St. Louis Public Library has its own beer — and 9 other facts you didn't know about it | St. Louis Public Radio

St. Louis Public Library has its own beer — and 9 other facts you didn't know about it

Apr 7, 2015

As of its sesquicentennial year, the St. Louis Public Library boasts 17 neighborhood branches and more than 2 million annual visitors.

To celebrate, the libray has launched a website of historic images, "SLPL — Then and Now" and visitors can receive commemorative library cards.

But to really mark its 150th anniversary, marketing director Cathy Heimberger said the literary institution wanted to get creative and show it's "not your grandparents' library." So it's partnering with three local eateries to create special, library-themed treats.

Launching Tuesday night is a limited edition "St. Louis Public Library Peated Scotch Ale," courtesy of Schlafly brewmasters. The ale will be available through June. Up next will be a summer custard treat from Ted Drewes; Heimberger said the tentatively named "St. Louis Public Library Chocolate Soiree" will feature hot fudge, caramel and salted almonds. Pi Pizzeria will finish out the year with a special dish available from October to December.

Heimberger said she hopes these palatable partnerships help people rediscover the St. Louis Public Library for the community institution it is.

The St. Louis Public Library's Buder branch, pictured in 1923, originally opened in the Susan R. Buder School. 1923
Credit Courtesy St. Louis Public Library

"We believe in neighborhood, we believe in community, and we just thought it would be just a fun connection to kind of get the community involved in a unique way," she said. "It's kind of unexpected. You wouldn't expect a library to have its own beer."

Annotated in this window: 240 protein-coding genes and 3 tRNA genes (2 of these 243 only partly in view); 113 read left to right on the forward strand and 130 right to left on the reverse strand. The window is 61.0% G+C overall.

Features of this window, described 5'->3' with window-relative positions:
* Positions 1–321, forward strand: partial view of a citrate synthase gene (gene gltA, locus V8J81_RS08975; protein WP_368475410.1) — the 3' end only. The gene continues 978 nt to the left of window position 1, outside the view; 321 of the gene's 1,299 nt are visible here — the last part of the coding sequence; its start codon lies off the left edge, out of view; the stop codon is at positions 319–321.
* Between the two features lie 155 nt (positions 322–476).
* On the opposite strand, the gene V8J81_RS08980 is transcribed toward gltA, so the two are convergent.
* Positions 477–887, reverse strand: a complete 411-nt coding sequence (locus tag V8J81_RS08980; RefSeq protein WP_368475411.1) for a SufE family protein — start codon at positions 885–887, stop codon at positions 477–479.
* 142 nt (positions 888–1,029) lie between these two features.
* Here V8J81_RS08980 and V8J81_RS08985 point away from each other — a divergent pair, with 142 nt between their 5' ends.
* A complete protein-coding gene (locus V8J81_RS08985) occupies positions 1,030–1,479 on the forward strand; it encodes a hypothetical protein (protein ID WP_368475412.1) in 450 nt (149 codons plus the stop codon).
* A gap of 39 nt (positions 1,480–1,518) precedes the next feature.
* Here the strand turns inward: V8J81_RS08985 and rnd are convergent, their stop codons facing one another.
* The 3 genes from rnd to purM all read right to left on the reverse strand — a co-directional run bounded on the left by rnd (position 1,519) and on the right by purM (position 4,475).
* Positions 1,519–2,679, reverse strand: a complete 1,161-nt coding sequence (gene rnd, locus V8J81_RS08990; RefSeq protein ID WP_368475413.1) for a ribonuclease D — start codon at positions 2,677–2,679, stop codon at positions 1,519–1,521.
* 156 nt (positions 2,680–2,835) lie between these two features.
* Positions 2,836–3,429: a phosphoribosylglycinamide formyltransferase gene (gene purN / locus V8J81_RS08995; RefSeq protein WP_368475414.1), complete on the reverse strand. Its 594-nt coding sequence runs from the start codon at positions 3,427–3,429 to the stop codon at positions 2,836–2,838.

Here are nine other unexpected facts about the St. Louis Public Library:

  • Schlafly's "Peated Scotch Ale" is named in honor of the Scottish heritage of early library patron Andrew Carnegie, whose gift more than 100 years ago funded one of the system's most enduring legacies: its local branches.
  • Five of the branches Carnegie's money built, which Heimberger says reflected "his belief that everyone should have access to knowledge and books," are still in use today.
  • Before the neighborhood branches were built, "books were actually delivered from the Central Library in horse and carriage to hospitals, train stations, wherever the people were meeting and gathering," Heimberger said.
  • The library originally started out as a subscription library through the public schools, before opening to the public.
  • For every yearly visitor (2.3 million), there is more than one item in the library's collection (3.6 million). It includes large collections of maps, postcards and St. Louis media history.
  • The Library's collection also includes a stereograph - an early version of a viewmaster.
  • The St. Louis Public Library boasts one of the largest fairy tale collections in the country.
  • It also has an "awesome architectural display" known as the Steedman Room, Heimberger said. In the early 20th century, George Fox Steedman traveled Europe collecting what the library calls "many of the most influential and beautiful architectural books ever published." Steedman's personal study has been recreated and is on display in the Central Library's Great Hall.
  • In addition to helping people learn to read, how to use a computer, pass a GED exam, master a program, or enjoy a new book, the library also offers science courses and maker spaces.